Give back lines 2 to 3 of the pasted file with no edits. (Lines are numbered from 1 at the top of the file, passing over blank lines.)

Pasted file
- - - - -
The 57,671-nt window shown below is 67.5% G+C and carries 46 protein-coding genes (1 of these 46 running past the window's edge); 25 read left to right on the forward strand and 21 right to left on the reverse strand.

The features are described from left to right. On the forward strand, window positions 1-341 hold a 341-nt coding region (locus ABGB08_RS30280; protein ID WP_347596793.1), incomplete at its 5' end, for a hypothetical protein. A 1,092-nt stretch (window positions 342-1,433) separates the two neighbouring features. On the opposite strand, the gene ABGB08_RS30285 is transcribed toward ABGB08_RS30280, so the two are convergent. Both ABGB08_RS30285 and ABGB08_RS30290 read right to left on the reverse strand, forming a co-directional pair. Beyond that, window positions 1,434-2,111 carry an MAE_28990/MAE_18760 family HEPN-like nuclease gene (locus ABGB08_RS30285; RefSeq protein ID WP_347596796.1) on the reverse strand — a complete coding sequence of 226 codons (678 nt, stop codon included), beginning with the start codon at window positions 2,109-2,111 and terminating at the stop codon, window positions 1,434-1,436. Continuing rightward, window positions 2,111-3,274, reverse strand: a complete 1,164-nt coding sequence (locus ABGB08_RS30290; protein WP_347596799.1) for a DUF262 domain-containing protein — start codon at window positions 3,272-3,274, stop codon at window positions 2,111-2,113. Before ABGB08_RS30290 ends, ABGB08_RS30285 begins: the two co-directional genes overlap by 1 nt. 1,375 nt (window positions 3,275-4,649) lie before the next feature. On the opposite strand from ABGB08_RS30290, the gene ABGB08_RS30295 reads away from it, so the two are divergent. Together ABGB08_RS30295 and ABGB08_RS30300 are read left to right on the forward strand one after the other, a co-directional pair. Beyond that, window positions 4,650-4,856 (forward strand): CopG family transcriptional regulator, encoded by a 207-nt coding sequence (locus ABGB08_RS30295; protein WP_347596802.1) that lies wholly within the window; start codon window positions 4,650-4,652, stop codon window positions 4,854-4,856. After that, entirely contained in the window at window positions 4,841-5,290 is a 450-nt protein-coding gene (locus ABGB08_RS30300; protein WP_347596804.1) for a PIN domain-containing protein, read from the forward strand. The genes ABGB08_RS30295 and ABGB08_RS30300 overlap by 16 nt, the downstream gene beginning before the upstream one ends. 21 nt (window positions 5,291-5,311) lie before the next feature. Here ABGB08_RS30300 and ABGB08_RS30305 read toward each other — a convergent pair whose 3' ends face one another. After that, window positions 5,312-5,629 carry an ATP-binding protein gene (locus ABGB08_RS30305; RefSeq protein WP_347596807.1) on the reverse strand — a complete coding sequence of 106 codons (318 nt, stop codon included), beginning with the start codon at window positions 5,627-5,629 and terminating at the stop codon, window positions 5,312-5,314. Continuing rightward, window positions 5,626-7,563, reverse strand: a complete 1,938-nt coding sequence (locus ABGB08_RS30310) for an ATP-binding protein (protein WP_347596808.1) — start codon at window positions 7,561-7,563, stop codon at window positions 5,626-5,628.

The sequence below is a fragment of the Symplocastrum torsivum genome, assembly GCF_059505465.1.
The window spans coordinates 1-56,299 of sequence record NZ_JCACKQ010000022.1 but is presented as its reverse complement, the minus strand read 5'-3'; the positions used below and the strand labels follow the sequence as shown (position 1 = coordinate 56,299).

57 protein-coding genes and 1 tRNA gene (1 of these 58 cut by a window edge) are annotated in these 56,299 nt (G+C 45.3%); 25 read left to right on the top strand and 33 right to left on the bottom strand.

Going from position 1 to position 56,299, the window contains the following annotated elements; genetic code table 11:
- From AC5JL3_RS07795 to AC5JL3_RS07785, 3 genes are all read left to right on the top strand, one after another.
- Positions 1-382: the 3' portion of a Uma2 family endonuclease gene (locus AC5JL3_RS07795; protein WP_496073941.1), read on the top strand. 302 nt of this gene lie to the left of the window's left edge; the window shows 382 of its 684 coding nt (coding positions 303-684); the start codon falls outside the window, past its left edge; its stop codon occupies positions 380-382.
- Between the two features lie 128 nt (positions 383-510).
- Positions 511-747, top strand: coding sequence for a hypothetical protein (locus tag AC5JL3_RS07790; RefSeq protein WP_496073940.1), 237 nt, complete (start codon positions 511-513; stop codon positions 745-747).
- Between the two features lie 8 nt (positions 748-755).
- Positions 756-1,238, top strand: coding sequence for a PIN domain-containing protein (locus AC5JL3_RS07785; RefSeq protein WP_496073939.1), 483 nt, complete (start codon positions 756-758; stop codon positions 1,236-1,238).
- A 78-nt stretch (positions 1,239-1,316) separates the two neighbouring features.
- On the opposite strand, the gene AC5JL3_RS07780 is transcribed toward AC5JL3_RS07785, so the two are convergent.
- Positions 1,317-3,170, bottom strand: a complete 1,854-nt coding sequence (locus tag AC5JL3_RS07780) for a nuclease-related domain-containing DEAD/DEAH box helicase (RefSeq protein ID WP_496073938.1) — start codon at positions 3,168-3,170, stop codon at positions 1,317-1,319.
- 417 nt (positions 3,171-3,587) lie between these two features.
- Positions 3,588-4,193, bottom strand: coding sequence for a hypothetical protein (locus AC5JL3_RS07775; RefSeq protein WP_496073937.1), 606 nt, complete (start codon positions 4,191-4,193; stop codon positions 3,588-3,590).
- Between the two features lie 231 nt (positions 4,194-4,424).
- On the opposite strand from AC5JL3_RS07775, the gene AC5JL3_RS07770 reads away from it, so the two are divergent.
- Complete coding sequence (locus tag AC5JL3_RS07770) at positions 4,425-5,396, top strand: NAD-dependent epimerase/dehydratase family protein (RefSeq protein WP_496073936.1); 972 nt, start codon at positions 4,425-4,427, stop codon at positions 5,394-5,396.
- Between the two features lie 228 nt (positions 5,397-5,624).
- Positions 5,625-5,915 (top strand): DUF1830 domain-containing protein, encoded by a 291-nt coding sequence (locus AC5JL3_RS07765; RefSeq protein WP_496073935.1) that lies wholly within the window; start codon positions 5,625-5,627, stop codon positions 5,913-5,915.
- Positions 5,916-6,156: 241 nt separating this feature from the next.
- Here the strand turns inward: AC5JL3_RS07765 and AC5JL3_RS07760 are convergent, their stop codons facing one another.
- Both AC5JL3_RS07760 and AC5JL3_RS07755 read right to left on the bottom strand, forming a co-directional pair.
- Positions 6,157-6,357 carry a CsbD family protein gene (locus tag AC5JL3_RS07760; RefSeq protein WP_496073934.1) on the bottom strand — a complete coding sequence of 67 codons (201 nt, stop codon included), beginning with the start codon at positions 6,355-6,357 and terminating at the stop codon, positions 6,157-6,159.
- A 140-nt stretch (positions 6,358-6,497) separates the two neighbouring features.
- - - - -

The features are described from left to right. On the forward strand, window positions 1-341 hold a 341-nt coding region (locus ABGB08_RS30280; protein ID WP_347596793.1), incomplete at its 5' end, for a hypothetical protein. A 1,092-nt stretch (window positions 342-1,433) separates the two neighbouring features. On the opposite strand, the gene ABGB08_RS30285 is transcribed toward ABGB08_RS30280, so the two are convergent. Both ABGB08_RS30285 and ABGB08_RS30290 read right to left on the reverse strand, forming a co-directional pair. Beyond that, window positions 1,434-2,111 carry an MAE_28990/MAE_18760 family HEPN-like nuclease gene (locus ABGB08_RS30285; RefSeq protein ID WP_347596796.1) on the reverse strand — a complete coding sequence of 226 codons (678 nt, stop codon included), beginning with the start codon at window positions 2,109-2,111 and terminating at the stop codon, window positions 1,434-1,436. Continuing rightward, window positions 2,111-3,274, reverse strand: a complete 1,164-nt coding sequence (locus ABGB08_RS30290; protein WP_347596799.1) for a DUF262 domain-containing protein — start codon at window positions 3,272-3,274, stop codon at window positions 2,111-2,113. Before ABGB08_RS30290 ends, ABGB08_RS30285 begins: the two co-directional genes overlap by 1 nt. 1,375 nt (window positions 3,275-4,649) lie before the next feature. On the opposite strand from ABGB08_RS30290, the gene ABGB08_RS30295 reads away from it, so the two are divergent. Together ABGB08_RS30295 and ABGB08_RS30300 are read left to right on the forward strand one after the other, a co-directional pair. Beyond that, window positions 4,650-4,856 (forward strand): CopG family transcriptional regulator, encoded by a 207-nt coding sequence (locus ABGB08_RS30295; protein WP_347596802.1) that lies wholly within the window; start codon window positions 4,650-4,652, stop codon window positions 4,854-4,856. After that, entirely contained in the window at window positions 4,841-5,290 is a 450-nt protein-coding gene (locus ABGB08_RS30300; protein WP_347596804.1) for a PIN domain-containing protein, read from the forward strand. The genes ABGB08_RS30295 and ABGB08_RS30300 overlap by 16 nt, the downstream gene beginning before the upstream one ends. 21 nt (window positions 5,291-5,311) lie before the next feature. Here ABGB08_RS30300 and ABGB08_RS30305 read toward each other — a convergent pair whose 3' ends face one another. After that, window positions 5,312-5,629 carry an ATP-binding protein gene (locus ABGB08_RS30305; RefSeq protein WP_347596807.1) on the reverse strand — a complete coding sequence of 106 codons (318 nt, stop codon included), beginning with the start codon at window positions 5,627-5,629 and terminating at the stop codon, window positions 5,312-5,314. Continuing rightward, window positions 5,626-7,563, reverse strand: a complete 1,938-nt coding sequence (locus ABGB08_RS30310) for an ATP-binding protein (protein WP_347596808.1) — start codon at window positions 7,561-7,563, stop codon at window positions 5,626-5,628.

The sequence below is a fragment of the Symplocastrum torsivum genome, assembly GCF_059505465.1.